donate link to home page link to home page about the disease Save the Tasmanian devil. Devil Facial Tumouir Disease threatens the existence of this internationally-recognised icon. In some areas more than 90% of the Tasmanian devil population has been wiped out.

Wild Devil Recovery Project – wukalina / Mount William

A number of wild Tasmanian devils will be released into wukalina / Mount William, 20 years after the devil facial tumour disease (DFTD) was first detected.

wukalina / Mount William in the state's north-east will become the latest site to be involved in the Wild Devil Recovery (WDR) project. Wild Devil Recovery is a trial to look at release techniques and vaccination efficacy to boost immunity to DFTD. This will be the third WDR trial in Tasmania with the previous ones taking place at Narawntapu National Park in September 2015 and Stony Head in August 2016.

The Save the Tasmanian Devil Program (STDP) is planning to introduce a number of devils into wukalina / Mount William to live with existing devil populations in May 2017. One of the challenges facing the STDP is developing effective strategies to reinforce and rebuild wild devil populations in areas where the devil facial tumour disease (DFTD) is present. Focused field research and management trials enable the Program to develop and implement effective actions to rebuild wild devil populations. Devils from the wild on Maria Island will be translocated to wukalina / Mount William with some being fitted with satellite-linked GPS collars for a short period to help with monitoring post-release. This will allow their movements to be monitored hourly and daily so we can better observe the devils as they make their way in the new landscape. The devils will also be trapped and their health checked at regular periods as per previous WDR releases. Preliminary data from previous WDR releases have shown that wild Tasmanian devils fare better upon release than captive bred/raised ones. This could be attributed to the fact that wild devils have retained important wild-type behaviours.

One of the key aspects being looked at with this release is whether hard-release or soft-release pens have a better outcome for survival when devils are released back into the wild. A hard release strategy transports the devil to the release site in a trap and then the trap door is opened to allow the devil to leave. A soft release strategy transports the devil to the release site in a trap but the animal is then released into a pen for 5-10 days and then the door is opened so the devils can leave when they feel like it. While studies suggest that for some species soft-release pens will often have a better outcome for the animals released, wild devils being taken from Maria Island may have a negative reaction to being contained in pens.

The devils are being prepared for release both by the STDP and the Menzies Institute for Medical Research at UTAS and all will be vaccinated. This is a trial and as such, the Program is continually learning - each translocation brings forward new and important information regarding the efficacy of immunization and release techniques. San Diego Zoo Global are assisting with the soft release pen trials.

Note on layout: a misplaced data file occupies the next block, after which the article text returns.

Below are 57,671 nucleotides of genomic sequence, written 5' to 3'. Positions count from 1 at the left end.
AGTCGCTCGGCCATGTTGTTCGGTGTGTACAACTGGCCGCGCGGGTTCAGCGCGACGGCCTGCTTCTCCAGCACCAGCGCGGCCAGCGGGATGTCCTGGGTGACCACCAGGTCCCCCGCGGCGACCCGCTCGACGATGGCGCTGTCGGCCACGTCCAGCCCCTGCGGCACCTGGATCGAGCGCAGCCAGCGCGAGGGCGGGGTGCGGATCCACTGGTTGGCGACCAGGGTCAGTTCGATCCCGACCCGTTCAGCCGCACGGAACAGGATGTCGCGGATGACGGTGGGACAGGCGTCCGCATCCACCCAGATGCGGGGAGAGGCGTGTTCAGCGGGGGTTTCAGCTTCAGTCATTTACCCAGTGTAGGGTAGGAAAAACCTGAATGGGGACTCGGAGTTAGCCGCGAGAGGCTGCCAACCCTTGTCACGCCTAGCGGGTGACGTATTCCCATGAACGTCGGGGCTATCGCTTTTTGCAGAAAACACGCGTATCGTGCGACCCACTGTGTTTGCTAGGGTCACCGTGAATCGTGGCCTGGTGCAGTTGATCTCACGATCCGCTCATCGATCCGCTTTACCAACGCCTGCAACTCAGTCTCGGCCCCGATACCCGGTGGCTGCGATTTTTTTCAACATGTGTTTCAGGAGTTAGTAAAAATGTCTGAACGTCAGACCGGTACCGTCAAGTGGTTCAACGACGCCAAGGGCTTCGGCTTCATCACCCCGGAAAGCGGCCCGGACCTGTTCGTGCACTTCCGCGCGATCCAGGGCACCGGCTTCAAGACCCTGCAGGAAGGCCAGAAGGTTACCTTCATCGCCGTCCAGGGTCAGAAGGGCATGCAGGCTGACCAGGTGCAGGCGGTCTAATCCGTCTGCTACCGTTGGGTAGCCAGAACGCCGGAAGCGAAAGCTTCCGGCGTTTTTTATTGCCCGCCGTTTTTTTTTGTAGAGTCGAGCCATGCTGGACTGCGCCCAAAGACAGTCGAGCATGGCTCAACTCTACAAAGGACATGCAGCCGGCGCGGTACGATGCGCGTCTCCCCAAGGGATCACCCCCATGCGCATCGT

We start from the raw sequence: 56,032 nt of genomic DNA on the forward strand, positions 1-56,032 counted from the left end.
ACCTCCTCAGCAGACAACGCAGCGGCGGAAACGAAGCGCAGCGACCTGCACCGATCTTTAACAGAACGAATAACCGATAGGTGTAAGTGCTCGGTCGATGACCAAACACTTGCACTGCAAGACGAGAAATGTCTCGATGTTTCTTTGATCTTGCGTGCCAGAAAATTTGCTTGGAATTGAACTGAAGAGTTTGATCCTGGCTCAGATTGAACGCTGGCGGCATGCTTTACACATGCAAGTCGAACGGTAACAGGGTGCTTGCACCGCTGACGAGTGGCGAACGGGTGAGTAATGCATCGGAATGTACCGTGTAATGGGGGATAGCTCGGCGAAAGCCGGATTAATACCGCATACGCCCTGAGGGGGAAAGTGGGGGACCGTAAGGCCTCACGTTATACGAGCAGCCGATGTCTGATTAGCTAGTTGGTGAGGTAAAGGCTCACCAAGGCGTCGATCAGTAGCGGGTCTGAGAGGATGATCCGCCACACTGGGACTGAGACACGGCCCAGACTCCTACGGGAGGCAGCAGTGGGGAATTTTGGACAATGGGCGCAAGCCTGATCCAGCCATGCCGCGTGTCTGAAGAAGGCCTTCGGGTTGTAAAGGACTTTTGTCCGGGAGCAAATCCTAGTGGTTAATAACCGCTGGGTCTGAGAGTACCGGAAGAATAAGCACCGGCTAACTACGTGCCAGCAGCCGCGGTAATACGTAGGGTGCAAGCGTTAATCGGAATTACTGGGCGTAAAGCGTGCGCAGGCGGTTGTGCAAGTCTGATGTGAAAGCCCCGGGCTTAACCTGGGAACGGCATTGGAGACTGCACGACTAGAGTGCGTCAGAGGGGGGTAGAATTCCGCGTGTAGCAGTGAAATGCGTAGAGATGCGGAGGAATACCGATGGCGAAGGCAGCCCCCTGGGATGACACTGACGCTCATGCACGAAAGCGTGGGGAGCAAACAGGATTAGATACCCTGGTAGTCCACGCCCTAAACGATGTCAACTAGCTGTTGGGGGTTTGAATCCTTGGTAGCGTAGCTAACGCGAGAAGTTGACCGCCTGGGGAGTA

The Program is also referring to past WDR releases to inform the logistics of this latest trial at wukalina / Mount William. Research from previous translocations indicate that released devils can disperse up to 20km from the release site, consequently devils released at wukalina / Mount William may travel to Ansons Bay, Blue Tier or as far as tebrakunna / Cape Portland. Developing roadkill mitigation strategies to reduce the number of released devils being killed from being hit by cars on nearby roads is a high priority and some of the strategies being implemented by the Program include:

  • Talking to and working with local communities to identify areas/roads of concern;
  • Placing bait stations to try and keep devils close to the release site;
  • Working closely with the Dorset and Break O'Day councils to erect road warning signs asking people to be aware of wildlife and to slow down between dusk and dawn;
  • Assessing roads for possible roadkill 'hotspots' where devils may be likely to cross and installing Virtual Fence devices which alert wildlife to oncoming traffic - thus scaring the animals off the road before being hit by a vehicle;
  • Installing LED trailer mounted active signs near the release site to remind drivers to be aware of wildlife at night;
  • Liaising with local councils about clearing roadkill off the road;
  • Distributing brochures and talking to local community members and businesses about the wukalina / Mount William release;
  • Attaching reflective tape on the GPS collars;
  • Applying bleach marks to the released devils to make them more visible and;
  • Avoiding times of year when traffic volumes are higher, for the release (i.e. around public holidays)

The Program keeps data of all Tasmanian devil roadkill reports. Reports can be made online at or you can send a message (and photo if possible) to our hotline 0427 733 511. Everyone can help by taking care while driving at night and slowing down between dusk and dawn as Tasmanian devils are very hard to see against a black road surface, particularly when it is wet.

The STDP is a joint response by the Australian and Tasmanian Governments to the threat of the Tasmanian devil from DFTD. We are committed to establishing an enduring and ecologically functioning population of Tasmanian devils in the wild. The program is supported by a range of partners including the Save the Tasmanian Devil Appeal, Menzies Institute for Medical Research, Devil Islands Project, San Diego Zoo Global and the Zoological and Aquarium Association of Australasia (ZAA) and its wildlife parks.

WDR wukalina Mount William release brochure.pdf (220 kb)